The report said governments and the international community must do far more to stop the rising wave of killings and threats against environmental and land defenders.
“Governments themselves have to take responsibility and ensure impartial, exhaustive investigations into killings of these activists. And they have to bring perpetrators to account. Many targeted assassinations of activists are being passed off as ‘common’ murders and are going unnoticed. Civil society has an important role to play here. Often, it is only through their pressure that emblematic cases are looked into by governments. We need to ensure that civil society organizations in-country and internationally have the capacity to monitor these deaths, raise awareness and seek justice for the victims,” Kyte explained.
End killings of indigenous peoples
In the Philippines evidences show that many of the remaining forests and biodiversity hotspots are in indigenous peoples’ ancestral territories, said Victoria Tauli-Corpuz, UN Special Rapporteur on the Rights of Indigenous Peoples.
“ One factor why this is so is because indigenous peoples protect and defend their territories from environmental destruction caused by corporate and state programs which pose high social and environmental risks,” Corpuz said. “ The use of paramilitary groups by corporations and the State to quell resistance against destructive projects should be stopped and the provisions of the Indigenous Peoples’ Rights Act in relation to the need to obtain the free, prior and informed consent of indigenous peoples should be effectively implemented.”
Tauli cited that the Government of the Philippines is a signatory to almost all international human rights conventions and adopted the UN Declaration on the Rights of Indigenous Peoples, “yet extrajudicial killings of indigenous leaders and activists persist.”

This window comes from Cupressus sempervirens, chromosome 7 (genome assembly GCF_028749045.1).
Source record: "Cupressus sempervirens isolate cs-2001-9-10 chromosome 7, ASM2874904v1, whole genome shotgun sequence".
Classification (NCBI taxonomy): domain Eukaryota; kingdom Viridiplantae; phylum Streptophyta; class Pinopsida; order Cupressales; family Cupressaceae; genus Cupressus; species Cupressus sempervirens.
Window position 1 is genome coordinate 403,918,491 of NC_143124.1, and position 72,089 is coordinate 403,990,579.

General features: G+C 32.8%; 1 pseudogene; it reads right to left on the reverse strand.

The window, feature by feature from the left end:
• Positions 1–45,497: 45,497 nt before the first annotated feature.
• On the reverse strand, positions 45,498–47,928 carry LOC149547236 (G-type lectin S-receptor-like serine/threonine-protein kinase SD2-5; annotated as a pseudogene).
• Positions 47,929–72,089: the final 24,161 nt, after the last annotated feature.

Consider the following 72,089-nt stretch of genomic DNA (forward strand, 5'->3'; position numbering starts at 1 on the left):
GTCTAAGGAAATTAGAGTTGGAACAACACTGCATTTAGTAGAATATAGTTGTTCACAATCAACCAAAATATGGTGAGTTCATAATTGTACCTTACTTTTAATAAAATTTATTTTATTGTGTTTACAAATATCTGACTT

“ I urge the government to address these human rights violations and uphold its obligations to International Human Rights Law. Its reputation of being one of the most dangerous places for environmentalists and also for indigenous activists is a source of shame not only for the country but for its citizens. The State should seriously address many of the unsolved killings and bring the perpetrators to justice.”
In December this year, the world will turn its attention to the most significant international meeting on climate change in years – the UN climate conference in Paris – where governments will try to reach a binding global agreement to cut greenhouse gas emissions. Environmental and land defenders are often on the frontlines of efforts to address the climate crisis and are critical to success.
“ Indigenous peoples will have to think about how to get the governments in our countries to do much more in terms of more meaningful and effective policies and programs to support the efforts of their citizens to adapt to the adverse impacts of climate change,” Corpuz said.
She said the capacities of indigenous peoples to adapt to climate change can be enhanced further if their rights to manage, control and own their lands, territories and resources, are recognized and respected.
“ Since indigenous people are contributing significantly to climate change mitigation by living simply, further developing and practicing their traditional knowledge systems and by conserving and sustainably using their forests, agricultural lands, coastal resources, among others,” Corpuz stressed. “Their rights to continue doing these mitigation measures should be respected and protected.”
According to Kyte, the Global Witness report aims to put pressure on governments and companies “to clean up their act.”
“ By exposing what’s driving violence and intimidation against environmental defenders, Global Witness hopes to help usher in the kind of reforms needed to prevent further attacks. The world is standing idle whilst people on the frontline of the struggle to protect the environment are getting killed. The time for action on these killings is now,” the report said.
story and photos by Imelda V. Abano
--Asian Developmental Journalist of the Year, 2009
-- UN Framework Convention on Climate Change (UNFCCC) media fellow 2008-2014
-- Council of Leaders of the US-based Earth Journalism Network;
--Board of Director of the US-based Society of Environmental Journalists